Again, I was amazed at the animals’ apathy toward the loud and obnoxious safari vehicles. It suddenly made all those documentaries of my childhood somewhat less impressive – for indeed, it is easy to watch all the activities of the animals out there without disturbing them in the slightest! Still, this was better than the alternative of the last century, when game hunting had reduced numbers of some animals to danger and extinction. And this is not to imply that poaching is not still a problem in Africa – only in September there was a discovery that more than 80 elephants have been killed using cyanide in water holes in Zimbabwe.
We slept in a campsite in the Serengeti, with the kitchen guarded by cement and wire walls. We were deemed not so delicate, and after watching a beautiful near-equatorial sunset we curled up in our tents, and awoke to the footprints of hyenas evident in all the dust around the camp. (Jon and Ryan had listened to them trying to get into the bins, though Madd and I slept obliviously on.)
This was the morning of the giraffe sunrise, with other highlights being some far away cheetahs and leopards, Secretary Birds that reminded me very strongly of Walking with Dinosaurs (I am quite convinced that they can’t be very far removed from velociraptors), a lioness strolling along the road in front of a safari vehicle, and a lioness hoarding the Thompson’s Gazelle in her mouth from the other lionesses. The gazelle, I might add, bleated intermittently for a time.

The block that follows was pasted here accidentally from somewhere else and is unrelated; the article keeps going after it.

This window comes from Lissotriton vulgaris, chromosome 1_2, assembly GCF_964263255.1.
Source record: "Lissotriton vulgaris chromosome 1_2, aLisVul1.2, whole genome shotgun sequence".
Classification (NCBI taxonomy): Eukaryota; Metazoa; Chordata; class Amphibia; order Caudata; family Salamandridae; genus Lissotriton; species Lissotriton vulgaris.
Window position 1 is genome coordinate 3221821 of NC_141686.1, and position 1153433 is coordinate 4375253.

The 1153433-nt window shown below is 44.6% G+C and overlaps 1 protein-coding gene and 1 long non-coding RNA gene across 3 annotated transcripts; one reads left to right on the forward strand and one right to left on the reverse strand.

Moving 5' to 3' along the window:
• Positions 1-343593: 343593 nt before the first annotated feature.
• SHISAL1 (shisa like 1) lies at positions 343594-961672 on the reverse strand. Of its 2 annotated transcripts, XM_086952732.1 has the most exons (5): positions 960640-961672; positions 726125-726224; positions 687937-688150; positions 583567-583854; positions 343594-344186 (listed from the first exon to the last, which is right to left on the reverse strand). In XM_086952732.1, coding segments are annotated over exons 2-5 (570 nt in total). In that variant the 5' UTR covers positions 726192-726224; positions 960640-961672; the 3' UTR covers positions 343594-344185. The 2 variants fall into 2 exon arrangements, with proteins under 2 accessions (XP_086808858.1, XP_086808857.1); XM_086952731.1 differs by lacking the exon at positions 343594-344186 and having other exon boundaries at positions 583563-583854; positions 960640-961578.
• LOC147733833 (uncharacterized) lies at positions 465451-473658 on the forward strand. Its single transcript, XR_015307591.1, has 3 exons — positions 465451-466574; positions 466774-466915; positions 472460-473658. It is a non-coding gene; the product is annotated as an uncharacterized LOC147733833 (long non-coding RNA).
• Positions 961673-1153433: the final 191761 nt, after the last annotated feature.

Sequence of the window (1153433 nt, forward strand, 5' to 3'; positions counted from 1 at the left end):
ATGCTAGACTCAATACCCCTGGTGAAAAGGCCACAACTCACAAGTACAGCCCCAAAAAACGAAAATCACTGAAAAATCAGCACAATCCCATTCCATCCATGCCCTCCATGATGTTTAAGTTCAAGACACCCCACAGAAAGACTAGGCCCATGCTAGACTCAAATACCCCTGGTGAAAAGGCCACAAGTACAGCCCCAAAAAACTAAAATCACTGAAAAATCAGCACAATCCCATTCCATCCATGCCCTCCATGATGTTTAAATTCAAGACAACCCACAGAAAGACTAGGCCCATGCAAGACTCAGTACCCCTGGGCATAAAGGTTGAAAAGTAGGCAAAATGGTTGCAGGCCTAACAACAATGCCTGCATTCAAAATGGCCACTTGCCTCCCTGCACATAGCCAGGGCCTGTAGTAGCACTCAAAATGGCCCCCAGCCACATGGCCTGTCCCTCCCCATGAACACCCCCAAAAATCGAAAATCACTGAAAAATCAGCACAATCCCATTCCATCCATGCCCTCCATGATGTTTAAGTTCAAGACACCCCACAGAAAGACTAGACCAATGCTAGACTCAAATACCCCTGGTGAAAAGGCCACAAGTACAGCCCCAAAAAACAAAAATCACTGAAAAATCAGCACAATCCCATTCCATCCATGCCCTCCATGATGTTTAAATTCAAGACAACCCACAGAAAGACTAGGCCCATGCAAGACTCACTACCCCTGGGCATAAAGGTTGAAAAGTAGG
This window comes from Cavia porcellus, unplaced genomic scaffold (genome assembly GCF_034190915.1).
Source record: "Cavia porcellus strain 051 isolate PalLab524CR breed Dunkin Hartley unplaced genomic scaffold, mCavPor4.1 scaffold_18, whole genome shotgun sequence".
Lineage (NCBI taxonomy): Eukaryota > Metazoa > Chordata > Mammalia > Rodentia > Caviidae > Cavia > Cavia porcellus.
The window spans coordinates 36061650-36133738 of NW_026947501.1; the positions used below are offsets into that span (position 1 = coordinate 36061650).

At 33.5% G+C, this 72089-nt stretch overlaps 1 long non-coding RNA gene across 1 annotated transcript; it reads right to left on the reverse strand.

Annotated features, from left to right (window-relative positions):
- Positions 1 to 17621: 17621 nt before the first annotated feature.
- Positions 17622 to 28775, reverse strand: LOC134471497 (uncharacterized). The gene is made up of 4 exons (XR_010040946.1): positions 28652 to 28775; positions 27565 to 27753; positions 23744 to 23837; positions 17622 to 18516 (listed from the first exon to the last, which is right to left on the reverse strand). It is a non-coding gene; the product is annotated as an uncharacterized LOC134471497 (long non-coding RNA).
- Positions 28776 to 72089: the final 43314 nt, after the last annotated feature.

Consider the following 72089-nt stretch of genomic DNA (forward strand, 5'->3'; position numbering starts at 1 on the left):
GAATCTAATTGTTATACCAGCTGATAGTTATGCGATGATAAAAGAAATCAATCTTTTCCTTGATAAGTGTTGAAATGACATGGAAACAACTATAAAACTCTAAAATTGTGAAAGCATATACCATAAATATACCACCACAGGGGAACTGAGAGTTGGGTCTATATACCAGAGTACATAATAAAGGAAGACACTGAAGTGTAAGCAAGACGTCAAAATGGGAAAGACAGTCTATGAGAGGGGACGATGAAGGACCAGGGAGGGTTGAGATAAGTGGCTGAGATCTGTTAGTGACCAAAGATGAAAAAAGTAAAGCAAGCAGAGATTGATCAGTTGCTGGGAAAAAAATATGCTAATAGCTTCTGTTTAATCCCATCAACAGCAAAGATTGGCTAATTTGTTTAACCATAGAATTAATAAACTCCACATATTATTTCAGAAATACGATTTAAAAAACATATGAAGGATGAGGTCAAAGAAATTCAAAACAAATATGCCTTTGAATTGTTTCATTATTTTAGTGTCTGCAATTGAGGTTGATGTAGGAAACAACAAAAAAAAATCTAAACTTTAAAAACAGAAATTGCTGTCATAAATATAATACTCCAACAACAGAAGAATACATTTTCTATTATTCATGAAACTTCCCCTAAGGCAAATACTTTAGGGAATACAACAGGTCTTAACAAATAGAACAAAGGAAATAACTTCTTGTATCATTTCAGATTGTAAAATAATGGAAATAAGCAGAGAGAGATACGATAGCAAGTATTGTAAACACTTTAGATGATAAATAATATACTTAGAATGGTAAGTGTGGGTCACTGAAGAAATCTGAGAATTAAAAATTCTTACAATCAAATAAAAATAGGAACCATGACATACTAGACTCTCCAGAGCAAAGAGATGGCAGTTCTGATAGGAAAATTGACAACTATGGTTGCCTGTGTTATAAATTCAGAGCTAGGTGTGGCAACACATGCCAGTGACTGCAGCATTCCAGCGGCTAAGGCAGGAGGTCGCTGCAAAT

We drove back along the dirt road, and spent the night near the Ngorongoro Crater. The next morning we descended into the crater – the UNESCO World Heritage site, with a high density of a variety of animals. We spent the longest time within the crater watching the drama around an old buffalo carcass. A lion, finally full, toddled off to sleep with the rest of the pride, and a lioness took over the feast. A pair of jackels circled, wary but brave, and another lioness with tiny cubs stared out longingly from the cover of the trees.
We ate lunch, and then had to depart. We got back to our first lodge at Mto Wa Mbu near Lake Manyara, and lounged by the pool for the rest of the afternoon. We were a little disappointed that we’d chosen a five day safari – a six day one would have seen us at Lake Victoria, and a four day one was what we had already completed. The fifth day was to be cultural tourism – very interesting, but it could have been accomplished at a much lower price rather than as an extra safari day. Still, we intended to make the most of it.
To Madd’s horror, we were all inclined towards exploring the area on bikes, and she relented. As per usual, no bike was the right size for her except for the one with difficult brakes, but she still managed to keep up as we rode through Mto Wa Mbu, out through an acacia forest and to Lake Manyara. The local children seemed curiously enthusiastic about our presence, yelling out “Jambo!” or “hullo!” and often running out onto the dirt road to give us high fives, or to run with us for a time. The area was full of banana plantations, and we tried some of the local banana beer in a wood walled pub, as well as visiting a local studio and gallery for artists.